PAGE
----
As Prime Minister, Sultan Qaboos heads the foreign, defense and finance ministries. He rules by decrees, which makes the Omani political stage anything but a democracy. In 2011, a public call for democracy in Omani politics was crushed by government-ordered riot police. Nonetheless, Sultan Qaboos’s policies have proven popular, and the 2011 riots were followed by job growth and expansion of worker benefits.

As a country that is rich in oil reserves, oil revenues have helped Qaboos develop the country’s infrastructure as well as its health and social reform policies. Constitutional reforms have also taken place under Qaboos’s rule, including better parliamentary organization. Tourism, too, has boomed as have the agriculture and fishing industries. But the Sultan’s reputation as a diplomat defines him foremost.

As a diplomat, Qaboos has helped Oman deepen ties with other Arab countries. Iran, Israel and the United States are relatively uninvolved in influencing Oman’s policies. Oman also has a good rapport with neighboring countries, as seen in its relationships with the United Arab Emirates, Saudi Arabia and Iran regarding control of the Strait of Hormuz.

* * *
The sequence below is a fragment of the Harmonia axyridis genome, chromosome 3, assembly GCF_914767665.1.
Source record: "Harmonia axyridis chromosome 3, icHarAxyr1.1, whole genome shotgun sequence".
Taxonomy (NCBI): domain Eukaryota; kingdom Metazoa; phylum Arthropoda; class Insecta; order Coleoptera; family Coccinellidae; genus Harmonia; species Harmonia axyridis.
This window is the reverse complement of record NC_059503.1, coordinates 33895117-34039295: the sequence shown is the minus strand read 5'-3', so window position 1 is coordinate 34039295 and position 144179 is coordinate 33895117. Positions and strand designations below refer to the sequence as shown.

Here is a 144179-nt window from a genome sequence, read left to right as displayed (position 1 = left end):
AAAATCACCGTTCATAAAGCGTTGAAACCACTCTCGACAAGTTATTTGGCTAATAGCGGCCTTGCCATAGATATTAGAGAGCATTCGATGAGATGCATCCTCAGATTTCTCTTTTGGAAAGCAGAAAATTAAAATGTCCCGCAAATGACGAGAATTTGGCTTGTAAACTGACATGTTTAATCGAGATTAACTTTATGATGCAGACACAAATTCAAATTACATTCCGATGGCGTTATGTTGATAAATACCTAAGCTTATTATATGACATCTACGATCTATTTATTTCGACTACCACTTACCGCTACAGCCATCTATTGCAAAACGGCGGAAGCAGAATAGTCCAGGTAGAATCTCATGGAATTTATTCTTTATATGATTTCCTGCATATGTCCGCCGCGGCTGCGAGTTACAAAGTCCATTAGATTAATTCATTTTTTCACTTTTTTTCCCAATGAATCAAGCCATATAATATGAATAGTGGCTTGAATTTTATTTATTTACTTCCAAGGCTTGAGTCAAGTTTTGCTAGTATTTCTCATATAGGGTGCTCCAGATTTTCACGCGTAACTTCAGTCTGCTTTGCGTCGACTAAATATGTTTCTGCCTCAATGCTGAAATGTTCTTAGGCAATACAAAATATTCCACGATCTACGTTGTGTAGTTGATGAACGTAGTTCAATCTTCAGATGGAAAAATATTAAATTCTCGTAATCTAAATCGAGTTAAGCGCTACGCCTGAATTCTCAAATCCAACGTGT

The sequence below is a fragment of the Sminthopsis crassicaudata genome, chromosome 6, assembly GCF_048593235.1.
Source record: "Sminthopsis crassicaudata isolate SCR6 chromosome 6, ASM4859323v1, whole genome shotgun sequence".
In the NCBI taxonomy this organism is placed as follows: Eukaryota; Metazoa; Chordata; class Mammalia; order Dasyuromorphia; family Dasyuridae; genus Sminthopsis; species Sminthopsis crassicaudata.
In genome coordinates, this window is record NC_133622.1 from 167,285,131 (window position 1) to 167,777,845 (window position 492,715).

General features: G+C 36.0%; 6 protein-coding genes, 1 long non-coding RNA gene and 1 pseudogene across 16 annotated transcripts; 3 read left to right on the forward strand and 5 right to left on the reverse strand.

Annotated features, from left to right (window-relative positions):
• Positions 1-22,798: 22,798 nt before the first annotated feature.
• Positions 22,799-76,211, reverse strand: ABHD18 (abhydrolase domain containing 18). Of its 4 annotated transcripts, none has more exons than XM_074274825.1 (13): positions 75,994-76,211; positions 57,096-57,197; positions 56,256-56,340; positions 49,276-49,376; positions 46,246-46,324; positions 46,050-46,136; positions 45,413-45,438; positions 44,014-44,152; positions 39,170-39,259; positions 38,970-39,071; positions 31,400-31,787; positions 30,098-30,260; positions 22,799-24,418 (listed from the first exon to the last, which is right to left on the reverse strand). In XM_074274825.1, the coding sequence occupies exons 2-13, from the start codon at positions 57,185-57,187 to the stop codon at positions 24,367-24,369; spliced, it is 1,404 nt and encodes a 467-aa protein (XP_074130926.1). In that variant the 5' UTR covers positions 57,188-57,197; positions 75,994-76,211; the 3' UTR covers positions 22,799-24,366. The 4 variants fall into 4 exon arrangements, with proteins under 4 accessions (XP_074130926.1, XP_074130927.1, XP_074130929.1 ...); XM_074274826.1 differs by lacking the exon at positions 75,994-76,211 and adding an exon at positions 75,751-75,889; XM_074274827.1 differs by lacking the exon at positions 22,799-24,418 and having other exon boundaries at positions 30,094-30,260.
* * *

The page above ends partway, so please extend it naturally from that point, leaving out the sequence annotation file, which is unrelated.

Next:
This rapport is especially relevant considering that taking control of Omani land would be politically and economically advantageous for these countries. In part, Sultan Qaboos maintains these good relations through supporting regional associations, keeping in close contact with other countries’ leaders and their subordinates.

In his foreign policy, Sultan Qaboos has not emphasized using force against other countries. This stance also stems from the Ibadite philosophy of non-violence and the imam’s guidance. Both the sultan and imam also encourage religious harmony among Muslims, Catholics, Copts and Hindus, the most prominent religious communities in Oman.